When something restores your overall morale, and very nearly your faith in humanity, that something must be publicly acknowledged. And yes, that’s humanity, not “hupeopleity”, or any other spurious, Canadian word salad.
Two things you already know if you’ve read articles on this site in the past month: 1., I’m flat broke, and 2., my dwarf hamster Vern has had a growth under his chin since mid-January.
A Vern in the hand.
This past week, the growth grew significantly, and I began to worry that it was hurting Vern. Hopefully you don’t know this, but when you’re so broke that you can’t even provide for the pet that depends on you, the spiral of shame and depression is mind-boggling in its brutality.
Vern, aka Vernal Squeequinox, is my Winter White dwarf hamster. You might have seen him in other articles here, or in my interminable Facebook posts. Maybe you’re not interested in another page about my emotional support hamster*, but I assure you, Vern only wants to share love. Like me, he takes his small fandom very seriously. (As seriously as a tiny ball of fluff can take anything.)
A snoozing Vern in an Ovo pod.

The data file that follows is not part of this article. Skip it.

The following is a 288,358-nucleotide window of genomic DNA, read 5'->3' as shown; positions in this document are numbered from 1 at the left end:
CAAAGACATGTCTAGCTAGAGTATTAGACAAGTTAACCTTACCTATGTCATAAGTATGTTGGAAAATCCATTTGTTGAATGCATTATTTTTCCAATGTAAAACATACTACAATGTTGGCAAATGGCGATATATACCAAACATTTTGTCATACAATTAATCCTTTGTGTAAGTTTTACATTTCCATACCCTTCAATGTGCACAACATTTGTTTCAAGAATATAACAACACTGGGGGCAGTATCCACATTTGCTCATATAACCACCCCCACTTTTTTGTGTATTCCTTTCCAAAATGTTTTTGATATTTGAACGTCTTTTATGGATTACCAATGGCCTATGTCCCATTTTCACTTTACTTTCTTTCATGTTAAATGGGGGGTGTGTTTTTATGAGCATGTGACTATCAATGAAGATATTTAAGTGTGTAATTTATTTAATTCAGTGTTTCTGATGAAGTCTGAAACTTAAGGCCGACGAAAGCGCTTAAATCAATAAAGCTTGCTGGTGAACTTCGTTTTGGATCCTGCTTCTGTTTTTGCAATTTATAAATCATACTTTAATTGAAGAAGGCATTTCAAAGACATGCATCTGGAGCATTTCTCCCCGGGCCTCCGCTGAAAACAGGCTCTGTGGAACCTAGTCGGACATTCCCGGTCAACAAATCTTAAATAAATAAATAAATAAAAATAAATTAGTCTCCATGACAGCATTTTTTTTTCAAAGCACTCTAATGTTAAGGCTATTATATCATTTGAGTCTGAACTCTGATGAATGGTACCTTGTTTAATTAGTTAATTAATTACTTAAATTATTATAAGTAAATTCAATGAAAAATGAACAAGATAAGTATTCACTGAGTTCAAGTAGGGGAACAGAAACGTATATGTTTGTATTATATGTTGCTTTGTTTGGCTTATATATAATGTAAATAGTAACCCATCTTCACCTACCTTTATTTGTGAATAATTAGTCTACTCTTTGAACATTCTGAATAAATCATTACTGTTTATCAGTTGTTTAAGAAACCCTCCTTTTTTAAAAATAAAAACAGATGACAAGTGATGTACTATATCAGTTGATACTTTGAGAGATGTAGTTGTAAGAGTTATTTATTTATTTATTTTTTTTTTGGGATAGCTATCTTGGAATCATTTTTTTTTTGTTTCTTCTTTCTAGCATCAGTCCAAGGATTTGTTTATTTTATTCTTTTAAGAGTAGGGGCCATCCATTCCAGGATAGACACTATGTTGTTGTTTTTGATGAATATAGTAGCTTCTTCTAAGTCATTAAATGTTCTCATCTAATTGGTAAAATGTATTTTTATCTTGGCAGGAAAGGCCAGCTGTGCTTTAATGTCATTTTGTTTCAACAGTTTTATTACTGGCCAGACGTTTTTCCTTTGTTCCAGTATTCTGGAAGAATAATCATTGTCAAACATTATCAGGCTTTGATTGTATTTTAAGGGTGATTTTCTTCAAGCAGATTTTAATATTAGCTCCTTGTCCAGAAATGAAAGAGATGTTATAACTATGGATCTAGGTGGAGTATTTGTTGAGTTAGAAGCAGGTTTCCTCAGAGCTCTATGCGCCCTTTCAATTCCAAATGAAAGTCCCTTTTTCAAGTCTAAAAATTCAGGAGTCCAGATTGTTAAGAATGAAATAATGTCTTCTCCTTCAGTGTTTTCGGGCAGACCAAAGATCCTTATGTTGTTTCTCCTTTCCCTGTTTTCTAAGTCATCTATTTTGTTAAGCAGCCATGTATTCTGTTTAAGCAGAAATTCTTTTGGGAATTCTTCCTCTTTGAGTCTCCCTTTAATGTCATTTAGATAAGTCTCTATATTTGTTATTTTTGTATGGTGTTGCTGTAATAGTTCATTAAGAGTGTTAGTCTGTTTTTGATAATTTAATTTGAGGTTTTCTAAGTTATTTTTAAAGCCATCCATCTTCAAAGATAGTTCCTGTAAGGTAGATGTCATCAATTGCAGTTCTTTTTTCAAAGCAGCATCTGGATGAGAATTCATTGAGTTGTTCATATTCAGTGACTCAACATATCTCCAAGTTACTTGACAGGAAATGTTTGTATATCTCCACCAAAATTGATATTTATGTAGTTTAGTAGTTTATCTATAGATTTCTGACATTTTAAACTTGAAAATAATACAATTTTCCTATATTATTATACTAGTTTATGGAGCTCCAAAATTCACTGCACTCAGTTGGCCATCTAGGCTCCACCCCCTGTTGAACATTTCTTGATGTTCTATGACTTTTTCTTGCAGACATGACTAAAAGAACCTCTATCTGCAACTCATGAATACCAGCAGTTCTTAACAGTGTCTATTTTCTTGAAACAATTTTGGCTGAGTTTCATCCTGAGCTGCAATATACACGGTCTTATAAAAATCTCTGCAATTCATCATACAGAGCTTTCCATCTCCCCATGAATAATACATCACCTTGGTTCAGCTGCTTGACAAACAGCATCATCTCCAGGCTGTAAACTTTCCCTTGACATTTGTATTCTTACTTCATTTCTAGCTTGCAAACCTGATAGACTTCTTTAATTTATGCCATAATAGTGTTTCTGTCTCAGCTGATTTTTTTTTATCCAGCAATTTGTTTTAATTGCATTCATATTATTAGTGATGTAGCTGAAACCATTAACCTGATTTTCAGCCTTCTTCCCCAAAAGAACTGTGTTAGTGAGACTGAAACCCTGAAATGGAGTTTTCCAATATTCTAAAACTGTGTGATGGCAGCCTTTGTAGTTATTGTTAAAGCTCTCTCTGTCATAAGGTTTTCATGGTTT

*As a favor to me, please remember this: I never, ever, want to hear any tragic stories about hamsters, yours or otherwise. Never. I’m asking you nicely.
Like many adult Americans, I prefer to be intoxicated on Christmas day. Some call this addiction. I call it self-medicating for the benefit of others.
Purple = sober and confused.
I’m not a role model, or a regular person. I’m alone on Christmas because I’m belligerent and undiplomatic by nature. I lack the ability to mask contempt or disdain. Just days ago, I told three separate strangers to go kill themselves. I make jokes and draw comics to keep from screaming death threats at people.
Today, a great hamster was laid to rest. His name was Boris.
We must not be sad, and instead celebrate the all-too-brief life of a beloved creature. Boris was curious, friendly, and adored by all who knew him; even the folks who disliked his kind. By some cosmic coincidence, the grey-and-white patches on his back formed a big “B”.Continue reading →
Walfred Cybean was an American cartoonist, whose work was featured in magazines like The New Yooper from 1954 to 1969. At the time, Cybean’s doodler-style cartoons were seen as reductive and unpleasant by some readers [proof needed], for they typically displayed a drunken middle-aged man sharing a squalorous living space with an oversized hamster. So many of Cybean’s cartoons contained this theme, that a book compiling them was printed in 1970. Despite persistent rumors that Cybean died of alcohol poisoning and hamster-related injuries, his death came instead when he fell between the cars of a subway train. Continue reading →